David Irby, PhD, has announced that he will step down as vice dean for education in the UCSF School of Medicine effective July 1, 2011, according to Sam Hawgood, MBBS, dean of the UCSF School of Medicine and vice chancellor for medical affairs.
After a sabbatical, Irby will return to work on specific educational initiatives.
“While I have accepted his decision with regret, I am delighted that Dr. Irby will continue to play an active role in medical education here at UCSF,” Hawgood said in email to the medical school community. “Having had the opportunity to work with Dr. Irby and his team both as chair and dean, what has impressed me the most about them is their passion for education, dedication to our learners and support of our teachers.”
Under Irby’s stewardship, medical education at UCSF has flourished and garnered national and international recognition, Hawgood noted.
A professor of medicine at UCSF, Irby directs undergraduate, graduate and continuing medical education programs of the School of Medicine and leads the Office of Medical Education. As a senior scholar at the Carnegie Foundation for the Advancement of Teaching, he co-directed a national study on the professional preparation of physicians.
A national search, led by Vice Dean Nancy Milliken, MD, will be conducted to find a successor who will continue to advance the school’s educational mission. A copy of the search announcement can be found on the School of Medicine website. Please send applications and nominations, both internal and external, to Milliken.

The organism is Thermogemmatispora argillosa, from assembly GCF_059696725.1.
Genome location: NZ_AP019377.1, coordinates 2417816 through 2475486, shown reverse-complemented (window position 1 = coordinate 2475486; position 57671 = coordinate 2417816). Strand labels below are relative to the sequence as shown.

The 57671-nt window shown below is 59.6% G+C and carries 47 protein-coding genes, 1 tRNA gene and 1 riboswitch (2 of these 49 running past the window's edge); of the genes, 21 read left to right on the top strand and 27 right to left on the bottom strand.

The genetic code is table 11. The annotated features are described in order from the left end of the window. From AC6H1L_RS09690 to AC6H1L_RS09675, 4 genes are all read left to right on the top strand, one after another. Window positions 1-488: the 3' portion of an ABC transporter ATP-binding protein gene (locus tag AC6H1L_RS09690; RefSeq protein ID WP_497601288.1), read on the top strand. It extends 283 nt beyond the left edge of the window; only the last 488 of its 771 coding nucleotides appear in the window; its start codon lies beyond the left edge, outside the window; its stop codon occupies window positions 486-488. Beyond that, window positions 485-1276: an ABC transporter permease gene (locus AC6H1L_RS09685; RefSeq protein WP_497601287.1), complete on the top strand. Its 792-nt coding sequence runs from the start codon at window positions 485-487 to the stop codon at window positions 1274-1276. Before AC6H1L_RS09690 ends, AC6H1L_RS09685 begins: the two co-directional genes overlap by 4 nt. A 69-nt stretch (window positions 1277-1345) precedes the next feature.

Irby is recognized as an exceptional leader within the school, on campus and at the UC Office of the President.
He has received multiple national and international awards and prizes for his contributions. For his research on clinical teaching in medicine and leadership in medical education, he received the Distinguished Scholar Award by the American Educational Research Association, the John P. Hubbard Award from the National Board of Medical Examiners, the Daniel C. Tosteson Award for Leadership in Medical Education from Carl J. Shapiro Institute for Education and Research at Harvard Medical School and Beth Israel Deaconess Medical Center, the Distinguished Service Award from Graceland University and John E. Chapman Medal Award from Vanderbilt University School of Medicine. He became a Fellow of the American Educational Research Association for substantial research accomplishments in education research in 2009.
Irby is also noted for his faculty development workshops that have been conducted nationally and internationally. He created a year long, part-time Teaching Scholars Program at the University of Washington and at UCSF.
Irby earned a doctorate degree in education from the University of Washington, a Masters of Divinity from Union Theological Seminary, and a postdoctoral fellowship in academic administration from Harvard University.